The Cyberleagle blog has an interesting post: “How well do you know the Online Safety Bill?” (the answer, for most people, is likely to be “not very well”).

Internet and Social Media

Meta has asked for an exemption to be made from the provisions of the Retained EU Law (Revocation and Reform) Bill for social media companies. The bill, which is at committee stage, plans to remove up to 4,000 EU laws from the UK. The government’s independent assessor has suggested that the bill is ‘not fit for purpose’ and Meta’s UK public policy manager stated that social media companies will be ‘less likely to operate in the UK’ if the bill is passed. More information is available from the Guardian.

 Linklaters have published a blog post summarising the Spanish Supreme Court’s recent decision that makes social media users liable for not deleting abusive comments made by other users on their profile. The Spanish Information Society Services and e-Commerce Act 34/2002 imposed an obligation on online platforms to remove or disable access to any illegal content upon becoming aware of its illegal nature. However, until this ruling, the obligation did not extend to social media users.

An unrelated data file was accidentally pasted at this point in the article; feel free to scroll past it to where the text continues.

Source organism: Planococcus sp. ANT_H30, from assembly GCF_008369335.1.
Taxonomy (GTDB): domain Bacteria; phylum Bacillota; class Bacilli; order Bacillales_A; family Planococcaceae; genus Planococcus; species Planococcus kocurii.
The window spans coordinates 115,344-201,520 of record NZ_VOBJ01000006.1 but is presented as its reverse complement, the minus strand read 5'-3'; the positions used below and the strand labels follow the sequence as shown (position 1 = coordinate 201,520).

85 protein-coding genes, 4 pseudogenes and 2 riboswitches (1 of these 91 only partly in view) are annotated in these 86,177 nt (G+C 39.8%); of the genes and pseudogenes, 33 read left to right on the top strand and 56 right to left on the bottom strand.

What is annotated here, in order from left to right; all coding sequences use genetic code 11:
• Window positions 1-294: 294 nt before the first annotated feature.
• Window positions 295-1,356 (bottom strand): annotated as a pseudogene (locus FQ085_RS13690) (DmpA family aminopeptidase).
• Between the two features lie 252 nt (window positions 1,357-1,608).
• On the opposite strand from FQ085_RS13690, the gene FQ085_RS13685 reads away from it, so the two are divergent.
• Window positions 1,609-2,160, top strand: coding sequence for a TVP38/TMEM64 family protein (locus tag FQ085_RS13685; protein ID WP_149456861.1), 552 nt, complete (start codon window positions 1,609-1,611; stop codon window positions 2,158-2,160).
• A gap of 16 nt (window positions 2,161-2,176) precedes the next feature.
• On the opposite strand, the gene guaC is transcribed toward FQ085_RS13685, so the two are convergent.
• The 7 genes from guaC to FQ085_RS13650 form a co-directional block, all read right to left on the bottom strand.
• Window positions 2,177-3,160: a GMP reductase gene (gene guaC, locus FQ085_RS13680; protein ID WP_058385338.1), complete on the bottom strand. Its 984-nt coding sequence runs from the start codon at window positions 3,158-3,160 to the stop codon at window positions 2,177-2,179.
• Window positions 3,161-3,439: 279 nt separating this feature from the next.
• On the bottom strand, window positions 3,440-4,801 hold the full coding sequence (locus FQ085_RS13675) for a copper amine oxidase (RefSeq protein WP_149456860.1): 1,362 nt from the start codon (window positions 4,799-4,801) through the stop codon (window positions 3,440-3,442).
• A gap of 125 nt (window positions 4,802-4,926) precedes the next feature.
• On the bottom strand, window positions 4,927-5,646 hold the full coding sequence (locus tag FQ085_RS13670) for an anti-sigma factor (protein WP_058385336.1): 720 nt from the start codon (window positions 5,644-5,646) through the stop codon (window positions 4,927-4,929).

The UK Cabinet Office has banned the installation of Chinese-made surveillance systems on ‘sensitive sites’ due to security risks. The world’s largest surveillance camera provider, Hikvision, challenged the notion that it is a threat to national security, stating that it “cannot transmit data from end-users to third parties.” This is despite China’s National Intelligence Law which requires citizens to cooperate and assist with state intelligence work. There have been various objections to the use of Chinese-made surveillance around the world, leading the US to place several companies on its trade blacklist in 2019 for security and human rights concerns. The Financial Times provide more information.